Another discrepancy is how people associated with lesswrong.com try to avoid arguments in favor of multiplying small probabilities by vast utilities. There doesn’t seem to be a good formal argument on why a rational agent shouldn’t do that. What speaks against it is the intuition that it is crazy and won’t work out. But neither do they dismiss the underlying theories nor do they “shut up and multiply” and accept the consequences.
Rationality, Irrationality or Magic?
I got the idea that XiXiDu was going crazy because he didn’t see any options beyond dedicating his life to door-to-door singularity advocacy or finding the fatal flaw which proved once and for all that SI are a bunch of deluded charlatans, and he didn’t want to do the former just because a philosophical argument told him to and couldn’t quite manage the latter. — Risto Saarelma
Okay, people are talking about me. But I can’t figure out what they are actually suggesting?
First of all, I am not the one who is claiming that we should freak out about risks associated with artificial intelligence. I am not doing anything besides chatting about the topic, asking questions and writing some posts and comments.
Incidentally I am one of a few people who bothered to ask actual AI researchers what they think. Is that a sign of craziness? Maybe. Maybe that was already too much effort.
Anyway, what alternative to door-to-door singularity advocacy or outright irrationality do you offer? The impenetrable #’?!! of people like Will Newsome or muflax?
On a side-note, here is some shit that is really freaking me out. I must be missing something or those people use some sort of magical procedure to arrive at conclusions and make their decisions:
Example 1: Simulation Shutdown
Bullshit Meter: Batshit insane
I certainly can’t rule out the possibility that we live in a computer simulation. I think Nick Bostrom (Oxford) is right that the probability that we are in a simulation is high enough that we should be somewhat concerned about the risk of simulation shutdown…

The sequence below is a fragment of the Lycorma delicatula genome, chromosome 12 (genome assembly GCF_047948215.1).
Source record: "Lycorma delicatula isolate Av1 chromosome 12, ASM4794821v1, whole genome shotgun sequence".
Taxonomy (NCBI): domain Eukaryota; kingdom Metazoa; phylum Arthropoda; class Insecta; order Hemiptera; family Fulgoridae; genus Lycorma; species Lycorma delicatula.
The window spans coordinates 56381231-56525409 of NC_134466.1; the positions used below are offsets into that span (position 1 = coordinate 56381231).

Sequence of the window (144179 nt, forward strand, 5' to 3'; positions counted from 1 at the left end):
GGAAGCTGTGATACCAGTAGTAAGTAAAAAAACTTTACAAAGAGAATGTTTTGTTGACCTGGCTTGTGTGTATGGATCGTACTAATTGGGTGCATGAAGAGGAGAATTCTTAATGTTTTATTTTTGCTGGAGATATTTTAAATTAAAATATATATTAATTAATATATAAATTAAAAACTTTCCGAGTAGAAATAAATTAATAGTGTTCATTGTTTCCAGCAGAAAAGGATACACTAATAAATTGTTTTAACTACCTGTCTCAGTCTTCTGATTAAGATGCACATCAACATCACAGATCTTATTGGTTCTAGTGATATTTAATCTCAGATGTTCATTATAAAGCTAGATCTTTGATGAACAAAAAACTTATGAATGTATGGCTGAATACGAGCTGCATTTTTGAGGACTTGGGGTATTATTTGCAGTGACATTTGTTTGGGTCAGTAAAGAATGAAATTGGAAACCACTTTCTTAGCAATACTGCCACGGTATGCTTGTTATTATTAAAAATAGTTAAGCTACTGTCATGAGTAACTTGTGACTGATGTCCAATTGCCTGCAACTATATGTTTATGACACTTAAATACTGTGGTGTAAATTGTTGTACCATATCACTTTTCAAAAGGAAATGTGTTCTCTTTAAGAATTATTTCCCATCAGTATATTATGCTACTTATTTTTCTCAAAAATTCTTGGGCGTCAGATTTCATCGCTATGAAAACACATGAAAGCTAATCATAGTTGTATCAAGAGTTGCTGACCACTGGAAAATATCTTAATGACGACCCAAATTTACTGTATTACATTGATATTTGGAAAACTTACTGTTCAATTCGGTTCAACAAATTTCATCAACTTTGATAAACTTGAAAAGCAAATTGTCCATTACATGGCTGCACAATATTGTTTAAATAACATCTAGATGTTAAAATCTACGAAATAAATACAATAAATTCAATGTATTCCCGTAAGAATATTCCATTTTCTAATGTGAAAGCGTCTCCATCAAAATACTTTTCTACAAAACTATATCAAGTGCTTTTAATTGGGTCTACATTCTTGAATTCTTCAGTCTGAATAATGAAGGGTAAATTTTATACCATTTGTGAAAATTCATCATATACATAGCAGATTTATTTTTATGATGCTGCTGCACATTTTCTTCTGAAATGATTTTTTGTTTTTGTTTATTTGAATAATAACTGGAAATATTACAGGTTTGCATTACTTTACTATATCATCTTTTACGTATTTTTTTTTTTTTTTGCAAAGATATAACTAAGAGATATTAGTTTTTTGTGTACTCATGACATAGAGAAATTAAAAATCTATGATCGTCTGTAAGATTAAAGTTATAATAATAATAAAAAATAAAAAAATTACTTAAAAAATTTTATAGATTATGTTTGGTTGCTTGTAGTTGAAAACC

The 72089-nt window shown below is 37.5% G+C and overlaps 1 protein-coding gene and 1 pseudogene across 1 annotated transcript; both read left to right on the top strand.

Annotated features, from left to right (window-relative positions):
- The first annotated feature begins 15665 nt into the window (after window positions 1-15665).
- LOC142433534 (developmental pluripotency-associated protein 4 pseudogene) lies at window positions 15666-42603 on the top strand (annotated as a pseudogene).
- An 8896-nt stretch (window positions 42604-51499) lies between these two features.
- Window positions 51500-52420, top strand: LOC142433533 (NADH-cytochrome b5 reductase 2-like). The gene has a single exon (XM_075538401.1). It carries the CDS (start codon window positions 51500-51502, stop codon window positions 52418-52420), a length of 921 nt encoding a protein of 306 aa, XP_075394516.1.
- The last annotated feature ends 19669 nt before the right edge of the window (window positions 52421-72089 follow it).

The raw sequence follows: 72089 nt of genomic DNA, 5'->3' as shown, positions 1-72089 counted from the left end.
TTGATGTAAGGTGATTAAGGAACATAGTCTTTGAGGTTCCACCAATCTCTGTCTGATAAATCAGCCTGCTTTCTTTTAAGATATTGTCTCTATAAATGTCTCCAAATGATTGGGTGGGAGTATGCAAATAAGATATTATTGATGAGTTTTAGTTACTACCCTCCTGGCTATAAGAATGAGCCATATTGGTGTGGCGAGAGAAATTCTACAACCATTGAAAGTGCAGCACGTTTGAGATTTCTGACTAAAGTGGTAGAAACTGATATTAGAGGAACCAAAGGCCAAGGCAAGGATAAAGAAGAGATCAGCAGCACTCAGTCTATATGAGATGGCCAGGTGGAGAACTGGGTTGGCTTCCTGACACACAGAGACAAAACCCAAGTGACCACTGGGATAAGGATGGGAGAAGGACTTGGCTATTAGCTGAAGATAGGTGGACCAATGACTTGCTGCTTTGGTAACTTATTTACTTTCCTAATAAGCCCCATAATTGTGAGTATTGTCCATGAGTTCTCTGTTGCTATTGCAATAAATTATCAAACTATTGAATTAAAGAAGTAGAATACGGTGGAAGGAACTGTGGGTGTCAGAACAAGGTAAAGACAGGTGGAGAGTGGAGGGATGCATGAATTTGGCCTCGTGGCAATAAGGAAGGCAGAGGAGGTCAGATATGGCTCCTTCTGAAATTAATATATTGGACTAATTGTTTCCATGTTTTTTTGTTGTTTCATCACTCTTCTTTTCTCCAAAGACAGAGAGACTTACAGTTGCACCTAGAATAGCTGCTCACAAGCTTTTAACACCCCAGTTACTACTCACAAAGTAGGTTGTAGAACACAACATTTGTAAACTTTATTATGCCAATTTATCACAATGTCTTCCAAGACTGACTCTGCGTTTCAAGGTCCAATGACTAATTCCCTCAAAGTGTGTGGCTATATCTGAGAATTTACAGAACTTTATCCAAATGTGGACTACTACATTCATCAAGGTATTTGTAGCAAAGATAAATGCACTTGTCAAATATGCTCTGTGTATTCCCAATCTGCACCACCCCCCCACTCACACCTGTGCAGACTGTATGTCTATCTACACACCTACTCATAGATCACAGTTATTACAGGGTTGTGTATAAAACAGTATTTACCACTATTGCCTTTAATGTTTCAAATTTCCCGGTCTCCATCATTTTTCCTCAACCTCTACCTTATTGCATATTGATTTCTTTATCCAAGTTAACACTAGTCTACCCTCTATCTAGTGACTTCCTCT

— Luke Muehlhauser, CEO of the Singularity Institute
Risks from synthetic biology and simulation shutdown look like they might knock out scientific advancement before we create an AI singularity.
— Luke Muehlhauser, CEO of the Singularity Institute
Due to updates about simulation shutdown risk and the difficulty of FAI philosophy (I think it’s easier than I used to believe, though still very hard), I think an FAI team is a better idea than I thought four months ago.
— Luke Muehlhauser, CEO of the Singularity Institute
As far as I can tell he is claiming to be able to reason about the risk of a simulation shutdown in such a way as to draw action-relevant conclusions regarding having an FAI team? Something is very wrong…
Example 2: AI FOOM
Bullshit Meter: Delusional
It might be developed in a server cluster somewhere, but as soon as you plug a superhuman machine into the internet it will be everywhere moments later.
— Luke Muehlhauser, CEO of the Singularity Institute
Example 3: Cryonics / Brain peservation
Bullshit Meter: Overconfident / Delusional
I’ve signed up for cryonics (with Alcor) because I believe that if civilization doesn’t collapse then within the next 100 years there will likely be an intelligence trillions upon trillions of times smarter than anyone alive today.
The biggest single charity donation I’ve made so far is ~$100. But now I’m donating $5000 to an exceptionally worthy cause. And I suggest you donate too. Here’s my cause:
— Robin Hanson, Plastination Is Near
So he contributed 50 times the amount of any previous donation in support of brain plastination research? How did he decide to do that? Especially how did he figure out that it is 50 times more worthwhile than contributing that money to any other charity? How do you calculate that?
Possible reasons for a perception of lesswrong/SIAI as a cult
Note: You can find a list of almost all major and minor critiques of LessWrong and the Machine Intelligence Research Institute (MIRI), formerly known as the Singularity Institute for Artificial Intelligence, here.
It’s one thing to accuse atheists of making their atheism like a religion, or accuse a particular group of atheists of being cult-like. In my experience there’s never anything behind those accusations, but in theory you could have a conversation about them by asking, “in what ways?” and so on. But whenever I hear accusations of being “no different” from fundamentalism or a cult, it just makes me rage. — Chris Hallquist, “No different from fundamentalists/ a cult”
(This post was originally written as a quick comment reply to a third-party blog post linked to above. But because I made a mistake, and was unable to edit the comment, I posted a corrected version here. So please consider that this post is not intended to be a well-thought-out critique.)
Here are just a few possible reasons for the perception that lesswrong/SIAI is a cult:
1.) Doomsday Prophecy
[…] I would be asking for more people to make as much money as possible if they’re the sorts of people who can make a lot of money and can donate a substantial amount fraction, never mind all the minimal living expenses, to the Singularity Institute.
This is crunch time. This is crunch time for the entire human species. […] and it’s crunch time not just for us, it’s crunch time for the intergalactic civilization whose existence depends on us. I think that if you’re actually just going to sort of confront it, rationally, full-on, then you can’t really justify trading off any part of that intergalactic civilization for any intrinsic thing that you could get nowadays […]